The outstanding bird, among many highlights of a trip to Donggang, Dandong in Liaoning Province, was a Kamchatka Leaf Warbler (Phylloscopus examinandus). This bird is one of the newly recognised Arctic Warbler splits. See here for the paper by Per Alström et al that presents the rationale behind the taxonomic decision. The conclusion of the paper states that:
“..the species from continental Eurasia and Alaska should be called Phylloscopus borealis (Arctic Warbler), the one from Kamchatka, Sakhalin and Hokkaido Phylloscopus examinandus (Kamchatka Leaf Warbler) and the one from the rest of Japan Phylloscopus xanthodryas (Japanese Leaf Warbler).”
It appears that this is only the 2nd record of examinandus for China, the first being a specimen collected from Fujian Province, referred to in an article in the Journal of The Asiatic Society of Bengal (29: 265) by Swinhoe in 1860.
The bird was discovered along a relatively new sea wall lined with young trees (a result of recent reclamation work). Paul Holt and I were checking the shorebirds on the mudflats along a 2-3 km stretch of the coast road (Binhai Lu) alongside the Yalu River, right on the border between China and North Korea. Every few minutes we would walk upstream and begin to check the next group of birds. We were enjoying splendid views of Red-necked Stint, Terek Sandpiper, Broad-billed Sandpiper, Far Eastern Curlew, Saunders’ Gulls and many more species – a real spectacle on the falling tide. As we were walking between watchpoints, we heard an unfamiliar call… I thought it sounded a little like a flycatcher – a series of rapid low to mid-pitched notes – and thought nothing else of it (we had been seeing several Asian Brown, Yellow-rumped and Red-throated Flycatchers along that stretch of road). However, Paul knew immediately it was different and might be something interesting. We scanned the area of trees from where the call came from and soon picked up an ‘Arctic Warbler’.. it called repeatedly for about 20 seconds but no sooner as I had grabbed my video camera to record the call, the bird fell silent and did not call again. We watched the bird for a few minutes as it flitted from tree to tree. It appeared quite yellow and buff for a standard Arctic Warbler with a yellowish wash on the throat and upper breast and a buffy supercilium. Neither of us had seen an Arctic Warbler like this before. Luckily, our driver was parked nearby and Paul’s laptop was in the car, on which were the calls of the three ‘Arctic Warbler’ species. We listened to the calls and immediately knew that the call we had heard was of Phylloscopus examinandus (Kamchatka Leaf Warbler). We quickly walked back to where the bird had been and, after a few minutes of searching, we relocated it along a roadside bank, just inland from the original location. With a bit of patience it showed quite well, even though the light was bad (heavily overcast). We took some images that captured the features of the bird as we were seeing it in the field. After about an hour, and with the light fading, we eventually left the site having secured lots of images but, unfortunately, without a sound recording of the call; it didn’t call a single time after that initial burst when we first saw it.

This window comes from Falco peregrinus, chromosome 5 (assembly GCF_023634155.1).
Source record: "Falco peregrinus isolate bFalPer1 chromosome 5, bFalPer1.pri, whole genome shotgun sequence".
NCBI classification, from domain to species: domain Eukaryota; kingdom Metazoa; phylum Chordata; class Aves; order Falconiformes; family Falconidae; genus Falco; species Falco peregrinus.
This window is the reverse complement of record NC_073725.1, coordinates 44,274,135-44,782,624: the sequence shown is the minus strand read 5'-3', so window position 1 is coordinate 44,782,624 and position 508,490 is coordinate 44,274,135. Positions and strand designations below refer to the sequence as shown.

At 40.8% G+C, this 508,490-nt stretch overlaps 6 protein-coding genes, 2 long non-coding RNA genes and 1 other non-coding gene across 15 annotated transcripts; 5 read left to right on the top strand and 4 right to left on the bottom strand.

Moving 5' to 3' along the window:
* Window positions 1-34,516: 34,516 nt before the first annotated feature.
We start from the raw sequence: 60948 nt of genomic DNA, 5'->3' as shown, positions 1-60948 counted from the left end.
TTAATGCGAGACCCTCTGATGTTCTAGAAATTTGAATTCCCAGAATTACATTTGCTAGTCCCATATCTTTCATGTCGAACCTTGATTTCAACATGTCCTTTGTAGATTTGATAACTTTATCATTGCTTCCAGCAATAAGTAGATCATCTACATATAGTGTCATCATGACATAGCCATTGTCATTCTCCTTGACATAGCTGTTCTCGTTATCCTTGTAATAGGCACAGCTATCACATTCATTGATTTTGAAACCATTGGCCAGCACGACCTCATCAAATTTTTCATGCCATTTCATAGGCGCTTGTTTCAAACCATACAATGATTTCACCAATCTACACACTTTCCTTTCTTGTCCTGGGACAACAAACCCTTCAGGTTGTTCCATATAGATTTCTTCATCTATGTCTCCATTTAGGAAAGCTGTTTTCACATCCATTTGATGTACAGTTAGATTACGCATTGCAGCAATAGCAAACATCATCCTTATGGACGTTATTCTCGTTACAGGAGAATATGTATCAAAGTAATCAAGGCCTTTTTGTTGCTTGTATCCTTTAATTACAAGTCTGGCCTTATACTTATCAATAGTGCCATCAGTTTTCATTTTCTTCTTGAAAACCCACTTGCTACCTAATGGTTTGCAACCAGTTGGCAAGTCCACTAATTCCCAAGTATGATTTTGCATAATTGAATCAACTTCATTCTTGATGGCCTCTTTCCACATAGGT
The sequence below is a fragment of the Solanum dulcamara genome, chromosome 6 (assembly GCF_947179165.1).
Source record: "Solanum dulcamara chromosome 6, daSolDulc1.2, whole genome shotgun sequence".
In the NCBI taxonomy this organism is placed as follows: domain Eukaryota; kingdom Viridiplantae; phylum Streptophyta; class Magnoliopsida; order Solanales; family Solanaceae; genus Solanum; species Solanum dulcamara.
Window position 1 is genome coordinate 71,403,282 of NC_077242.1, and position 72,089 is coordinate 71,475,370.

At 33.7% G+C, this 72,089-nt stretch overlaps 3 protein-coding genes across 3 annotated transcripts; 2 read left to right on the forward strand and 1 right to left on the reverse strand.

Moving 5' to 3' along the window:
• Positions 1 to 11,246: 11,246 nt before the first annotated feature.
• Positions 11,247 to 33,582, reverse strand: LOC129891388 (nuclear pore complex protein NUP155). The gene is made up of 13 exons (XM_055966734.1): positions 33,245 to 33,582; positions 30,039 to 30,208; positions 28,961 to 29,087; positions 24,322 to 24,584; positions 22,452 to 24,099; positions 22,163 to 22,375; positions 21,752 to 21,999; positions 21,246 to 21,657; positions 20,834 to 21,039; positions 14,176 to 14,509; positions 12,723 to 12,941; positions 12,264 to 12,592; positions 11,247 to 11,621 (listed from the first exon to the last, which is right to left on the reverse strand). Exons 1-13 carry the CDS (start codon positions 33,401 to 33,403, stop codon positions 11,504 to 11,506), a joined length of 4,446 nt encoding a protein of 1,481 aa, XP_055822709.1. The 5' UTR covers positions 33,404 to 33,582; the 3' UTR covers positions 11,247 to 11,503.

Paul knew it would be a good record and certainly a first record for Liaoning Province. What we didn’t know was that it would be the first record (that we are aware of) for China since that 19th century specimen referred to by Swinhoe!
Of course, this species has almost certainly been overlooked and birders will only have been looking for these new species since Per Alström’s paper was published in 2010, so I am sure there will be more records to come… As a bird that breeds in Kamchatka, it must pass through eastern China on migration. Even so, it’s pretty cool to be involved with a first record for China for over 100 years! It’s a fantastic tribute to Paul’s birding skill that he picked up the unusual call and nailed the record..
The calls and songs of the three species of “Arctic Warbler” can be found here. It should be noted that, at present, vocalisations are the only way to definitively identify these three species. However, given the plumage features noted on this bird, it may not be too long before a suite of features allows non-calling/singing birds to be separated in the field.
Now you know what to look for, I hope you find one for yourself…!